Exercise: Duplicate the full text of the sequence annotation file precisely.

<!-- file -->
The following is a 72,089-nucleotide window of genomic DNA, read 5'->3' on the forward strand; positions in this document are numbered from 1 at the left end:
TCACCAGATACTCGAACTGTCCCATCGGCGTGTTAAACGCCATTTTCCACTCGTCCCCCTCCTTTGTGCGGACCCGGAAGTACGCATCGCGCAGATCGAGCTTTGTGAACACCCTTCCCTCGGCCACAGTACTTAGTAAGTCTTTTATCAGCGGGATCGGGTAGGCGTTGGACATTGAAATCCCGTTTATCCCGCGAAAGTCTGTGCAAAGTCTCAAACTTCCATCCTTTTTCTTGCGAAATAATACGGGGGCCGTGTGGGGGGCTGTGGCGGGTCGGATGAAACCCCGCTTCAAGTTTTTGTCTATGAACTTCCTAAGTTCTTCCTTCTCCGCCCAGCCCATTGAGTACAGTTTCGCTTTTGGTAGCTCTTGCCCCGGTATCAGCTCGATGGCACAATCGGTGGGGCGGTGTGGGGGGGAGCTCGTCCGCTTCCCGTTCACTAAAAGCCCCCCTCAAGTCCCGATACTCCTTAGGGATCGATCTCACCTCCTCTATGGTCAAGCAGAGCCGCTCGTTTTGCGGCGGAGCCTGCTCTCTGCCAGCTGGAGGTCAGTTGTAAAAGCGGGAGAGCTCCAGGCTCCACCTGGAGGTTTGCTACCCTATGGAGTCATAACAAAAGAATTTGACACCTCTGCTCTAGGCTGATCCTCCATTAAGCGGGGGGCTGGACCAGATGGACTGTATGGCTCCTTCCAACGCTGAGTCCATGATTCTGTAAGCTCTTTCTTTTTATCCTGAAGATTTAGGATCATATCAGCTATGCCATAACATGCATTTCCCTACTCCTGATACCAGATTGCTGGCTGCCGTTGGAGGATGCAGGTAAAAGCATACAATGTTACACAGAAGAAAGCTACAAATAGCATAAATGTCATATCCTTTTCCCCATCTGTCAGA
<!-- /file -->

The following is a 72,089-nucleotide window of genomic DNA, read 5'->3' on the forward strand; positions in this document are numbered from 1 at the left end:
TCACCAGATACTCGAACTGTCCCATCGGCGTGTTAAACGCCATTTTCCACTCGTCCCCCTCCTTTGTGCGGACCCGGAAGTACGCATCGCGCAGATCGAGCTTTGTGAACACCCTTCCCTCGGCCACAGTACTTAGTAAGTCTTTTATCAGCGGGATCGGGTAGGCGTTGGACATTGAAATCCCGTTTATCCCGCGAAAGTCTGTGCAAAGTCTCAAACTTCCATCCTTTTTCTTGCGAAATAATACGGGGGCCGTGTGGGGGGCTGTGGCGGGTCGGATGAAACCCCGCTTCAAGTTTTTGTCTATGAACTTCCTAAGTTCTTCCTTCTCCGCCCAGCCCATTGAGTACAGTTTCGCTTTTGGTAGCTCTTGCCCCGGTATCAGCTCGATGGCACAATCGGTGGGGCGGTGTGGGGGGGAGCTCGTCCGCTTCCCGTTCACTAAAAGCCCCCCTCAAGTCCCGATACTCCTTAGGGATCGATCTCACCTCCTCTATGGTCAAGCAGAGCCGCTCGTTTTGCGGCGGAGCCTGCTCTCTGCCAGCTGGAGGTCAGTTGTAAAAGCGGGAGAGCTCCAGGCTCCACCTGGAGGTTTGCTACCCTATGGAGTCATAACAAAAGAATTTGACACCTCTGCTCTAGGCTGATCCTCCATTAAGCGGGGGGCTGGACCAGATGGACTGTATGGCTCCTTCCAACGCTGAGTCCATGATTCTGTAAGCTCTTTCTTTTTATCCTGAAGATTTAGGATCATATCAGCTATGCCATAACATGCATTTCCCTACTCCTGATACCAGATTGCTGGCTGCCGTTGGAGGATGCAGGTAAAAGCATACAATGTTACACAGAAGAAAGCTACAAATAGCATAAATGTCATATCCTTTTCCCCATCTGTCAGA